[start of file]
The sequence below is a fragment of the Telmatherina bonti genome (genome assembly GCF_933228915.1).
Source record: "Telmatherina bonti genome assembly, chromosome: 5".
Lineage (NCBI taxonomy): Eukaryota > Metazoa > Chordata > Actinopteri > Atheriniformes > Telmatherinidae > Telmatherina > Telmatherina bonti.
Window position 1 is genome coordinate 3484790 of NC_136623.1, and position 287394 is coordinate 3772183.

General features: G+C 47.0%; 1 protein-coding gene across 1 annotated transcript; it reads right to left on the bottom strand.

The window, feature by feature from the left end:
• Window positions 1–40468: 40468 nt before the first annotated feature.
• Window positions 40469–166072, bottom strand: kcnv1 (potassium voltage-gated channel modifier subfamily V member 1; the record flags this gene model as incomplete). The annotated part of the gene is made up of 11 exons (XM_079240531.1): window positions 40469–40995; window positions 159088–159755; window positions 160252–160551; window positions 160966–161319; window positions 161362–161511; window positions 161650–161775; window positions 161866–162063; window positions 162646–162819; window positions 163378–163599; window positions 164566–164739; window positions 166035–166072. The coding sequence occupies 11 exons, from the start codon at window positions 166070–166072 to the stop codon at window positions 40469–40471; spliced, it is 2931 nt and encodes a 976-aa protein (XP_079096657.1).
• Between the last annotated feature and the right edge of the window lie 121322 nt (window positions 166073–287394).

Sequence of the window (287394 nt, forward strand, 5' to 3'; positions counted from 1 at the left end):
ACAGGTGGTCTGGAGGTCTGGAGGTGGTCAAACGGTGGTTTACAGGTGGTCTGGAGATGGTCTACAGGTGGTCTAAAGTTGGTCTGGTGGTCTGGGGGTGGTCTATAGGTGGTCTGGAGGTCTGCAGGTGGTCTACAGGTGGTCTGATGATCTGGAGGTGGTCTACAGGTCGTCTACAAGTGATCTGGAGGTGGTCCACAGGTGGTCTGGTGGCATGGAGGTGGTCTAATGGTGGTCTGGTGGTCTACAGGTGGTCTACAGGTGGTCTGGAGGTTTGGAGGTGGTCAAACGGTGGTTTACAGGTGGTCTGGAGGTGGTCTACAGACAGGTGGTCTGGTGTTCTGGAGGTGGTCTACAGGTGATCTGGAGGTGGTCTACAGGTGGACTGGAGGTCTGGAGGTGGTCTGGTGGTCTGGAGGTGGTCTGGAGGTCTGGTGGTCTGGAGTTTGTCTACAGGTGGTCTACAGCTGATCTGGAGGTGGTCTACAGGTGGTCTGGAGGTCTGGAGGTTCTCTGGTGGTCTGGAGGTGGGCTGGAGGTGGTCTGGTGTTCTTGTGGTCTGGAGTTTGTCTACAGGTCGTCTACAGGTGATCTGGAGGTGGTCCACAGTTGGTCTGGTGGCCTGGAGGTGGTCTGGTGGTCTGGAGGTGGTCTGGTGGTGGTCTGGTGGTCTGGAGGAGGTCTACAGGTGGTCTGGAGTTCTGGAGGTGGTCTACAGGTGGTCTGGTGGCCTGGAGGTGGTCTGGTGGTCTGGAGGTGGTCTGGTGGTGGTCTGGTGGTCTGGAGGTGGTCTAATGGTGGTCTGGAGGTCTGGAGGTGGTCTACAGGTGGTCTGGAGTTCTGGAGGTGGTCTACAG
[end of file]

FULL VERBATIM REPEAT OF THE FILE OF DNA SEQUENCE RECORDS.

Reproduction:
The sequence below is a fragment of the Telmatherina bonti genome (genome assembly GCF_933228915.1).
Source record: "Telmatherina bonti genome assembly, chromosome: 5".
Lineage (NCBI taxonomy): Eukaryota > Metazoa > Chordata > Actinopteri > Atheriniformes > Telmatherinidae > Telmatherina > Telmatherina bonti.
Window position 1 is genome coordinate 3484790 of NC_136623.1, and position 287394 is coordinate 3772183.

General features: G+C 47.0%; 1 protein-coding gene across 1 annotated transcript; it reads right to left on the bottom strand.

The window, feature by feature from the left end:
• Window positions 1–40468: 40468 nt before the first annotated feature.
• Window positions 40469–166072, bottom strand: kcnv1 (potassium voltage-gated channel modifier subfamily V member 1; the record flags this gene model as incomplete). The annotated part of the gene is made up of 11 exons (XM_079240531.1): window positions 40469–40995; window positions 159088–159755; window positions 160252–160551; window positions 160966–161319; window positions 161362–161511; window positions 161650–161775; window positions 161866–162063; window positions 162646–162819; window positions 163378–163599; window positions 164566–164739; window positions 166035–166072. The coding sequence occupies 11 exons, from the start codon at window positions 166070–166072 to the stop codon at window positions 40469–40471; spliced, it is 2931 nt and encodes a 976-aa protein (XP_079096657.1).
• Between the last annotated feature and the right edge of the window lie 121322 nt (window positions 166073–287394).

Sequence of the window (287394 nt, forward strand, 5' to 3'; positions counted from 1 at the left end):
ACAGGTGGTCTGGAGGTCTGGAGGTGGTCAAACGGTGGTTTACAGGTGGTCTGGAGATGGTCTACAGGTGGTCTAAAGTTGGTCTGGTGGTCTGGGGGTGGTCTATAGGTGGTCTGGAGGTCTGCAGGTGGTCTACAGGTGGTCTGATGATCTGGAGGTGGTCTACAGGTCGTCTACAAGTGATCTGGAGGTGGTCCACAGGTGGTCTGGTGGCATGGAGGTGGTCTAATGGTGGTCTGGTGGTCTACAGGTGGTCTACAGGTGGTCTGGAGGTTTGGAGGTGGTCAAACGGTGGTTTACAGGTGGTCTGGAGGTGGTCTACAGACAGGTGGTCTGGTGTTCTGGAGGTGGTCTACAGGTGATCTGGAGGTGGTCTACAGGTGGACTGGAGGTCTGGAGGTGGTCTGGTGGTCTGGAGGTGGTCTGGAGGTCTGGTGGTCTGGAGTTTGTCTACAGGTGGTCTACAGCTGATCTGGAGGTGGTCTACAGGTGGTCTGGAGGTCTGGAGGTTCTCTGGTGGTCTGGAGGTGGGCTGGAGGTGGTCTGGTGTTCTTGTGGTCTGGAGTTTGTCTACAGGTCGTCTACAGGTGATCTGGAGGTGGTCCACAGTTGGTCTGGTGGCCTGGAGGTGGTCTGGTGGTCTGGAGGTGGTCTGGTGGTGGTCTGGTGGTCTGGAGGAGGTCTACAGGTGGTCTGGAGTTCTGGAGGTGGTCTACAGGTGGTCTGGTGGCCTGGAGGTGGTCTGGTGGTCTGGAGGTGGTCTGGTGGTGGTCTGGTGGTCTGGAGGTGGTCTAATGGTGGTCTGGAGGTCTGGAGGTGGTCTACAGGTGGTCTGGAGTTCTGGAGGTGGTCTACAG